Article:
METRO OKC's INDEPENDENT WEEKLY VOL. XXVI NO.29 JULY 14, 2004
NEWS RELIGION (Page 14)
Coercive to conscience?
Southern Baptists just passed a resolution to support the Federal Marriage Amendment. Meanwhile, the Mainstream Baptists support separation of church and state. Their chapter leader contends that the function of Baptist citizens is not to force a biblical agenda on America.
by Greg Horton
In June of this year, messengers to the Southern Baptist Convention’s annual conference in Indianapolis passed a resolution calling for ratification of the Federal Marriage Amendment.
Dr. Bruce Prescott, Executive Director of Mainstream Oklahoma Baptists, thinks it’s another step away from historic Baptist distinctives and toward attempted control of the hearts and minds of America’s 16.2 million Southern Baptists.
“Mainstream Baptists would not be enthusiastic about trying to legislate morals, especially matters of personal morality,” Dr. Prescott said. “We’re much more concerned about showing God’s love and grace to everyone instead of singling out a certain group of people for disapproval.”
Mainstream Oklahoma Baptists was formed in 1997 to combat the conservative takeover of the Southern Baptist Convention. Its membership is primarily composed of moderate Baptists and members of the Cooperative Baptist Fellowship, the first organization to split from the SBC after the takeover.
The conservatives surged to power in 1980, thanks in part to a “get out the vote” movement orchestrated by Paige Patterson and Paul Pressler that brought more than 13,000 messengers to the annual conference in St. Louis in 1980. Bailey Smith was elected president of the convention with 51.67 percent of the vote.
Instrumental in the takeover has been the Baptist Faith and Message, a statement of faith that outlines Southern Baptist beliefs. The standard tactic has been to insist that professors, administrators, missionaries, and chaplains “sign off” on the beliefs dictated in the Baptist Faith and Message. Failure to do so has resulted in termination of employment, or removal of financial support in the case of missionaries.
The Baptist Faith and Message was amended in 1998 and again in 2000 to include language that Mainstream Baptists feel is much more conservative.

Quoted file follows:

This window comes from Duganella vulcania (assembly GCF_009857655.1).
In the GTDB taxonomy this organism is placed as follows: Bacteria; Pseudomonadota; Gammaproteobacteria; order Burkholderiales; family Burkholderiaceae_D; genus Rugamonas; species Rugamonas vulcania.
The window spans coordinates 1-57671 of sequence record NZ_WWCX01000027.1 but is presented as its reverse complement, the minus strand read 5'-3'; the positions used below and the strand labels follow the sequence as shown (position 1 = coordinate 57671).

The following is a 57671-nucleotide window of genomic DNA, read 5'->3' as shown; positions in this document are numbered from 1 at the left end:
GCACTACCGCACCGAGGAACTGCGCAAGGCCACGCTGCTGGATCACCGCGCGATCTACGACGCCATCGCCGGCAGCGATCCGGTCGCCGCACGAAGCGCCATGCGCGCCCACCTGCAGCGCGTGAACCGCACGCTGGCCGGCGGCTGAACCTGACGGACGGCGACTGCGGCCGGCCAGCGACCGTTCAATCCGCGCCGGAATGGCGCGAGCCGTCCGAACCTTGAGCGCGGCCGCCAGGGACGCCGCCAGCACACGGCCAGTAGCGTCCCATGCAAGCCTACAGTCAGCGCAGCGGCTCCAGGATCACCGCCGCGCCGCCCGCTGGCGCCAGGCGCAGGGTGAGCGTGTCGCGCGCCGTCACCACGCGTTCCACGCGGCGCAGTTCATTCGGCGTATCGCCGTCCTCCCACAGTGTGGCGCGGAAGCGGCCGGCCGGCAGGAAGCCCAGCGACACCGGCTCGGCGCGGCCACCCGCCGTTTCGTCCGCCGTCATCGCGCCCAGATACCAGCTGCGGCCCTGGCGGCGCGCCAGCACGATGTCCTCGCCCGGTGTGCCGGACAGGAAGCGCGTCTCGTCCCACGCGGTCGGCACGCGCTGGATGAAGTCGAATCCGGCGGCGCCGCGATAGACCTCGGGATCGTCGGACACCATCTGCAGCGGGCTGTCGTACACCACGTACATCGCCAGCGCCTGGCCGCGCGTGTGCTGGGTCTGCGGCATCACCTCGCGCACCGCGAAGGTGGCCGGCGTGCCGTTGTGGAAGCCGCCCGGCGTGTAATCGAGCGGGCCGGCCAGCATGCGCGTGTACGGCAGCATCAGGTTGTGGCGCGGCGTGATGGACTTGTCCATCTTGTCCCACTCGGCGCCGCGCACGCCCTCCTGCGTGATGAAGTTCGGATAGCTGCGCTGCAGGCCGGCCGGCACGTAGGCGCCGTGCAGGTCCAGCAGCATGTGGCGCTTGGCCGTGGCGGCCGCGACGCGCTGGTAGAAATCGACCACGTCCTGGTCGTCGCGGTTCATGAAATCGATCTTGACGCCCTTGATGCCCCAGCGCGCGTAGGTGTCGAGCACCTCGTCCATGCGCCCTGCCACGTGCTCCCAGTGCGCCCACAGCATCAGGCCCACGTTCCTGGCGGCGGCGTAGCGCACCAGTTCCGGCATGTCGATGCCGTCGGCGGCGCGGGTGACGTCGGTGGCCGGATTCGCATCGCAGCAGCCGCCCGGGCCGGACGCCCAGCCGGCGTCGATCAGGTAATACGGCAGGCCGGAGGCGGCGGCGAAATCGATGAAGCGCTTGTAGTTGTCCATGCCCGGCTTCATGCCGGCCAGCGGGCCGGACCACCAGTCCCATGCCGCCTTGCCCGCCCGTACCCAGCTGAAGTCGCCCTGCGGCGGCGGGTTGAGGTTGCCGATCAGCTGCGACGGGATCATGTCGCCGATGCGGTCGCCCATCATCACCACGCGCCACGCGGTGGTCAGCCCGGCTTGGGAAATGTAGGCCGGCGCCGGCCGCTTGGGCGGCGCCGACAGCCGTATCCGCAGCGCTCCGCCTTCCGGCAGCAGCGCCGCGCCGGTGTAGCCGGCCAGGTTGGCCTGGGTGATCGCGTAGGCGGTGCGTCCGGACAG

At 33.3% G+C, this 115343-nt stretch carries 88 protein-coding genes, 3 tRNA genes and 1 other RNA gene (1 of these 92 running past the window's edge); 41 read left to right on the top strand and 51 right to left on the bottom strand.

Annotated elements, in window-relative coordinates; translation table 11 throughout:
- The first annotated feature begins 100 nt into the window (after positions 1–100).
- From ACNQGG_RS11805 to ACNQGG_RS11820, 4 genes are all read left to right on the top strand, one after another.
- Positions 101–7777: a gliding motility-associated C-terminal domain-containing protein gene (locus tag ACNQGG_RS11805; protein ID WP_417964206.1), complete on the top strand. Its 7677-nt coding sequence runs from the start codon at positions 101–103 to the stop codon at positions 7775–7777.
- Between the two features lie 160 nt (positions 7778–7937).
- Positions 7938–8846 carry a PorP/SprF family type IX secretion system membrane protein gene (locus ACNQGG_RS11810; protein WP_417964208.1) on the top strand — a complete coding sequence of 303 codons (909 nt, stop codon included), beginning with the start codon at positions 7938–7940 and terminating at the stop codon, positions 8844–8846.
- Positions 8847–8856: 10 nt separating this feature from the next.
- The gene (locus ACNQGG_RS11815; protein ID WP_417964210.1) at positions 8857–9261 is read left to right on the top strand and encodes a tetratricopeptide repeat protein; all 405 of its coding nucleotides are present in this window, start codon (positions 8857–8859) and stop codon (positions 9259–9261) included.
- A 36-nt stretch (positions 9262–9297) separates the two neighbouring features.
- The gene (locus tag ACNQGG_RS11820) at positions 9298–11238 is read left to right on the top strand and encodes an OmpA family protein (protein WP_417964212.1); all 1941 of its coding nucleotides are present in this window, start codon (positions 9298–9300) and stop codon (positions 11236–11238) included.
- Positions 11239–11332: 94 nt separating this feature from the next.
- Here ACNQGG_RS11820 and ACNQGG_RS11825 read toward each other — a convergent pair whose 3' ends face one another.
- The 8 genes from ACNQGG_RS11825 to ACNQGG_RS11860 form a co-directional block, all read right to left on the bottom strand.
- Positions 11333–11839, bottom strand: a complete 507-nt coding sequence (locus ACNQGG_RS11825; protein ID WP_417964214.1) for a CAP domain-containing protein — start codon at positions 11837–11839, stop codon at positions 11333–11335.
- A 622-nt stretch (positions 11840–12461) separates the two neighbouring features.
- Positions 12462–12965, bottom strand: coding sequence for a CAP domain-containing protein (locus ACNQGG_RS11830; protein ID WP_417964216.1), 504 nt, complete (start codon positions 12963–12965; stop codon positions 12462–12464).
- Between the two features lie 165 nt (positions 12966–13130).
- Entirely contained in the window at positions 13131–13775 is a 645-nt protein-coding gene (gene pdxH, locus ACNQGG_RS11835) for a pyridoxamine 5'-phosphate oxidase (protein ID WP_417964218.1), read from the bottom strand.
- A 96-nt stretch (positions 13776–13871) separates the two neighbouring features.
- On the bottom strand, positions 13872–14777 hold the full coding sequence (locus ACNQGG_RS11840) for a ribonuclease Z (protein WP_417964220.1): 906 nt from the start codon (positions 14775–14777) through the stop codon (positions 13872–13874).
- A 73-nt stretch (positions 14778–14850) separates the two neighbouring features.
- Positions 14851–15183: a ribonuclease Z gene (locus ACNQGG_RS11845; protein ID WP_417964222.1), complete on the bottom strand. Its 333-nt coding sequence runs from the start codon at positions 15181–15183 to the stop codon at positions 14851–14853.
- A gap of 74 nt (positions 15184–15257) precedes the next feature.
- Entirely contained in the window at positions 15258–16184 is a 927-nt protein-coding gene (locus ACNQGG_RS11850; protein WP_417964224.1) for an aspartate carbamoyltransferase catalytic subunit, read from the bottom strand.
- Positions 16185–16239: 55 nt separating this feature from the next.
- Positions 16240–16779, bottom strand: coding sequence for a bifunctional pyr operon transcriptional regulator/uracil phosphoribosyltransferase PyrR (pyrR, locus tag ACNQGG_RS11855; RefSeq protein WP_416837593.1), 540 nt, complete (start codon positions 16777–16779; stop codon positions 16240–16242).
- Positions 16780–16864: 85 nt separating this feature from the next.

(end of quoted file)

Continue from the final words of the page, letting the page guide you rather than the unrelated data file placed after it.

“Baptists have historically been non-creedal people,” Dr. Prescott said. “The Baptist Faith and Message is a creed. It infringes on the freedom of conscience of the believer.”
The call for ratification of the Federal Marriage Amendment has the same effect in Dr. Prescott’s mind.
“You can’t tell another Baptist how to vote,” Dr. Prescott said. “The separation of church and state is the Baptist legacy to the world. The first treatise on religious liberty was written by Thomas Helwys, a Baptist.”
Dr. Anthony Jordan, the Executive Director of the Baptist General Convention of Oklahoma (BGCO), has a different view of Baptist life and the Federal Marriage Amendment.
“The founding of our nation was based on a Judeo-Christian ethic,” Dr. Jordan said. “The need for a marriage amendment is due to homosexual activists pressing an agenda and a handful of judges legislating, not interpreting the law. We are trying to protect what is the historic understanding of marriage.”
Ratifying a federal amendment to ban gay marriage would seem to be coercive to conscience by definition, but Dr. Jordan disagrees.
“Baptists have always allowed people to come to Scripture according to their conscience, but we have also called them to obedience to Scripture. The BGCO is committed to biblical principles.”
Dr. Prescott contends that the function of Baptist citizens is not to force a biblical agenda on the rest of the country.
“Baptists used to believe the Gospel could hold its own in a marketplace of free ideas. Now they want a monopoly on the marketplace for the Gospel. We should be laying the groundwork for the ‘foolishness of preaching.’”
Mainstream Oklahoma Baptists has been committed to the idea of separation of church and state since its founding, so much so that many of its members are also active members of Americans United for the Separation of Church and State.
Dr. Jordan agrees that Baptists are historic supporters of the separation of church and state. There is a caveat attached though.
“You can’t eradicate the Judeo-Christian ethic at the heart of our nation’s foundation,” he said.
Whether or not there is a Judeo-Christian ethic at the heart of America’s foundation has been a matter for scholarly debate. However, the question for Baptists is how they intend to maintain it non-coercively if the majority of Americans want to move away from it.
The BGCO and the Mainstream Baptists have competing visions of Baptist life and how that life is lived as an American citizen.
“The Mainstream Oklahoma Baptists represent a very small minority of Baptists in Oklahoma,” Dr. Jordan said.
Dr. Prescott admits that is the case, but said, “We don’t have faith in numbers, and we’re not a smaller minority than Baptists were in American life 400 years ago.”
"Congress shall make no law respecting an establishment of religion, or prohibiting the free exercise thereof”
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